As for joining I was actually going to glue it but I think you have convinced me to screw it together.

Like it has been pointed out it will allow for flexibility, being able to get the build right & then the ability to dismantle later on for easier storage & allow for future modifications. Which I'm sure will happen. ;)

 

It does help for future expansion or modifications. That is what I did and helped me indeed throughout my experience.

 

I should add, the entire rig does not have to be glued but only sections, thereafter screwing these sections together can also be done.  Just have to figure out what sections to glue though.  Helps with storing or relocating if need be.

 

Maybe the whole bottom part up to the 45 degree elbows could be just fitted without any need to join with any other stuff. Any thing that goes up after that I would say glue or screw. The lateral movements that are created by regular use will separate the pipes.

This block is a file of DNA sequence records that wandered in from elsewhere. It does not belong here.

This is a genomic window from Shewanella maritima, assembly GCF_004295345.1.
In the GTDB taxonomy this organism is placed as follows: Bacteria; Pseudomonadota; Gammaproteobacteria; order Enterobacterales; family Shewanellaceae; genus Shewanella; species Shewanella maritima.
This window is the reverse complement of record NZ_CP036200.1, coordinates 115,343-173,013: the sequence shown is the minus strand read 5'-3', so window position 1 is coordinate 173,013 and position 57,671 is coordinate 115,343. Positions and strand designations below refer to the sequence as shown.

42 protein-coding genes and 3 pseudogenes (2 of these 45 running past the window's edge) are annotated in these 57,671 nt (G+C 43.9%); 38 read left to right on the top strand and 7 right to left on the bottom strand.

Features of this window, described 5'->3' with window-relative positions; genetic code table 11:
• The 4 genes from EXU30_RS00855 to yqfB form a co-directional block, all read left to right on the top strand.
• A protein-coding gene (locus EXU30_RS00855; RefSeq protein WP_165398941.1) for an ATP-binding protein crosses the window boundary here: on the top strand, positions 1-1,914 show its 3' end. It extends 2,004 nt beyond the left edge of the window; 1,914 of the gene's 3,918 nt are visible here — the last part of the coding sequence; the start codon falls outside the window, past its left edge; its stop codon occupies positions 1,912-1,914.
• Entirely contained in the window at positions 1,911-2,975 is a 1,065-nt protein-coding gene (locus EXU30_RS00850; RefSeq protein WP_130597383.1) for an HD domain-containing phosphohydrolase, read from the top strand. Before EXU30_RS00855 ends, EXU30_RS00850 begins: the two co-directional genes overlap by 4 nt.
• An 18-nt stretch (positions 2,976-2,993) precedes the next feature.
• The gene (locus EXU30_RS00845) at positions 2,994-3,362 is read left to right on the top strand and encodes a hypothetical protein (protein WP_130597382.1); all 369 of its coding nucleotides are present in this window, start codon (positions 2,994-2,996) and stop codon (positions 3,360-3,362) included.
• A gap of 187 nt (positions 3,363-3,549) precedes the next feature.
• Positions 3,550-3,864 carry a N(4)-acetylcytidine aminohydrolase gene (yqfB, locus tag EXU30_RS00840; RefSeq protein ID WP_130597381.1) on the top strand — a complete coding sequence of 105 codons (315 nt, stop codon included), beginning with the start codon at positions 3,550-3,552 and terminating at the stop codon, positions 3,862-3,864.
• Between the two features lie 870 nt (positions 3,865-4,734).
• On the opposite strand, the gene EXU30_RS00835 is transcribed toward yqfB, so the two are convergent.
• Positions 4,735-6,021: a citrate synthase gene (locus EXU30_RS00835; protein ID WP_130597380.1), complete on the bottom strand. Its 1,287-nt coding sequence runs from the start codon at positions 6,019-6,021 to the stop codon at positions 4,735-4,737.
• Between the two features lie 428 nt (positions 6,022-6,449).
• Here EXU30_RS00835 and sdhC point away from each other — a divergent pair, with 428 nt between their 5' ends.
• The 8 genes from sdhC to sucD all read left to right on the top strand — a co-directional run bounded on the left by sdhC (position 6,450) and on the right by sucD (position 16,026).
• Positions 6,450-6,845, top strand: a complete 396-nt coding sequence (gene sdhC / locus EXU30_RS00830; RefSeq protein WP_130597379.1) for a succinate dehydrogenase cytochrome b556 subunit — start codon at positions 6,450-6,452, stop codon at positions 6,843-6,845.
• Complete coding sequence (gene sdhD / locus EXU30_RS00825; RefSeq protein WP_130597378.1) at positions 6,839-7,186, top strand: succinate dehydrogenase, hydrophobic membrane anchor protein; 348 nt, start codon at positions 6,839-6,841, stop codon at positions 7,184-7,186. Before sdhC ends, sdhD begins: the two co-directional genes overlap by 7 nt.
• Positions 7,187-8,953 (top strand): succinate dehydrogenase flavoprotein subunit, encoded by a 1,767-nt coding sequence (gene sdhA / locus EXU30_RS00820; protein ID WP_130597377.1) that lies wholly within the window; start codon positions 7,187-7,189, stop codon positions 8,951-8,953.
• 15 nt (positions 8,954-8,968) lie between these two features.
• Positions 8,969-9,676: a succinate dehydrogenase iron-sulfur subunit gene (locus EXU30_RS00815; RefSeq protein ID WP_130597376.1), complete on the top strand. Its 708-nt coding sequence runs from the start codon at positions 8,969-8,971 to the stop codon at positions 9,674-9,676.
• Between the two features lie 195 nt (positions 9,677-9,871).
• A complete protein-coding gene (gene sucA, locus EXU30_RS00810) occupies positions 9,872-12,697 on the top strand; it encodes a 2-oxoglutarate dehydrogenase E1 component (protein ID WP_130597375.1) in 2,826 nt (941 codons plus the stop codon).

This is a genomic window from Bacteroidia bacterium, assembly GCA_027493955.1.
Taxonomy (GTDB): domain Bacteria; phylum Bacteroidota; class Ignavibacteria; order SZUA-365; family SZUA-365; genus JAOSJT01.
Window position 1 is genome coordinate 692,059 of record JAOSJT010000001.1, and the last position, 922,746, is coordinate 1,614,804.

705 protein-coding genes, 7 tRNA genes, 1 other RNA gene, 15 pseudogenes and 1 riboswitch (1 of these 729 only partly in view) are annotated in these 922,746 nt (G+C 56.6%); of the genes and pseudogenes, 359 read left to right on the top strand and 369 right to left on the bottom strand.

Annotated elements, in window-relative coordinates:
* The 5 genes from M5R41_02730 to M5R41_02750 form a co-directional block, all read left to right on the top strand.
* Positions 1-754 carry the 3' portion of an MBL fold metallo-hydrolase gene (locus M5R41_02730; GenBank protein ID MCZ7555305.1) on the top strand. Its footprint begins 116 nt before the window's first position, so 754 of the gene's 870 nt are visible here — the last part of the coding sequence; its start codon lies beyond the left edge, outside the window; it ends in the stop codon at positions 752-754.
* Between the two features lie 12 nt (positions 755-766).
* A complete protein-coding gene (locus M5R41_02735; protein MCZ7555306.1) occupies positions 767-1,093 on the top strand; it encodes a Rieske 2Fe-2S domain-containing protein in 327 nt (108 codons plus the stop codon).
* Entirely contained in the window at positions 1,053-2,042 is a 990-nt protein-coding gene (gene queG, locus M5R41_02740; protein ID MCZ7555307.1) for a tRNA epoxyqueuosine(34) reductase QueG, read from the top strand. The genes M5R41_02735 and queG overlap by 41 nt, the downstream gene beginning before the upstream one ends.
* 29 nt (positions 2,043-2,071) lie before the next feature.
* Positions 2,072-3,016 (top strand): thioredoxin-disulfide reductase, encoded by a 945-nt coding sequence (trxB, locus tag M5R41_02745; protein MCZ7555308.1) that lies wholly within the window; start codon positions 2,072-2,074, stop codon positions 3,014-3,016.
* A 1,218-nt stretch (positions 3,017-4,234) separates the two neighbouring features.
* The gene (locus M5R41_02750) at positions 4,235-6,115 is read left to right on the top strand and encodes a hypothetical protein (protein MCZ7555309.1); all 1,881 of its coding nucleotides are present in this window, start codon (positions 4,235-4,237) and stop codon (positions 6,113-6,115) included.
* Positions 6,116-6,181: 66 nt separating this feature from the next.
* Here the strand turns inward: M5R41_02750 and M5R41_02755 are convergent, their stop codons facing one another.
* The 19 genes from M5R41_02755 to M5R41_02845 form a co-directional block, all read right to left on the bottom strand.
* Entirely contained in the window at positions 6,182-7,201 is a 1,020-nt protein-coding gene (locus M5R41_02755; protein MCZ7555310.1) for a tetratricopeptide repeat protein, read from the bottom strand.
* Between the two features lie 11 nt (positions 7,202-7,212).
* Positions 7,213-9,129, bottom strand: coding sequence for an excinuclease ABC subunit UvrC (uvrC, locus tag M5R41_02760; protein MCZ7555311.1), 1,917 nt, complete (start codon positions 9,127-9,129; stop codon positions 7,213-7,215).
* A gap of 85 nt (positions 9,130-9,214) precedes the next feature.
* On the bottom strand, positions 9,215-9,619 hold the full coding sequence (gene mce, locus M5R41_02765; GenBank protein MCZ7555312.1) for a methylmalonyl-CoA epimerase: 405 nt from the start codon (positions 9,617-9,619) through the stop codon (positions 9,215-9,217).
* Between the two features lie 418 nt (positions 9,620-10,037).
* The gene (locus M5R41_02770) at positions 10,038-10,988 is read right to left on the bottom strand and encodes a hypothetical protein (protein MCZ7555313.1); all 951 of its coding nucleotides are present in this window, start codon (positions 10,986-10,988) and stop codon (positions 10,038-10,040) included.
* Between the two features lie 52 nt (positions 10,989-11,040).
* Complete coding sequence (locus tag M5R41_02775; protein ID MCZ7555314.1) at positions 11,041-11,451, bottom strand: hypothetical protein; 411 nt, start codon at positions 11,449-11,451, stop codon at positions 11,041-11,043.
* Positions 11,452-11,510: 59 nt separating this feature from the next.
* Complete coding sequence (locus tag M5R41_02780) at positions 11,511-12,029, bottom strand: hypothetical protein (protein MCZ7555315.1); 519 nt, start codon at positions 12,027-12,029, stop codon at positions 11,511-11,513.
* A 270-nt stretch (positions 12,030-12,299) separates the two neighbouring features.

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Maybe the whole bottom part up to the 45 degree elbows could be just fitted without any need to join with any other stuff. Any thing that goes up after that I would say glue or screw. The lateral movements that are created by regular use will separate the pipes.

 

Well, this is my rig in sections back in page 9.

 

post-1315-0-61180000-1370077807_thumb.jp

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So what is the recommended type & amount of screws per join?

 

I was thinking 2 screws at 180' but thinking about it more maybe 4 screws at 90' intervals around the tube at each join would be more solid in all directions of potential movement.

Although having them on the bottom of the rig sitting on the ground might not be the best idea.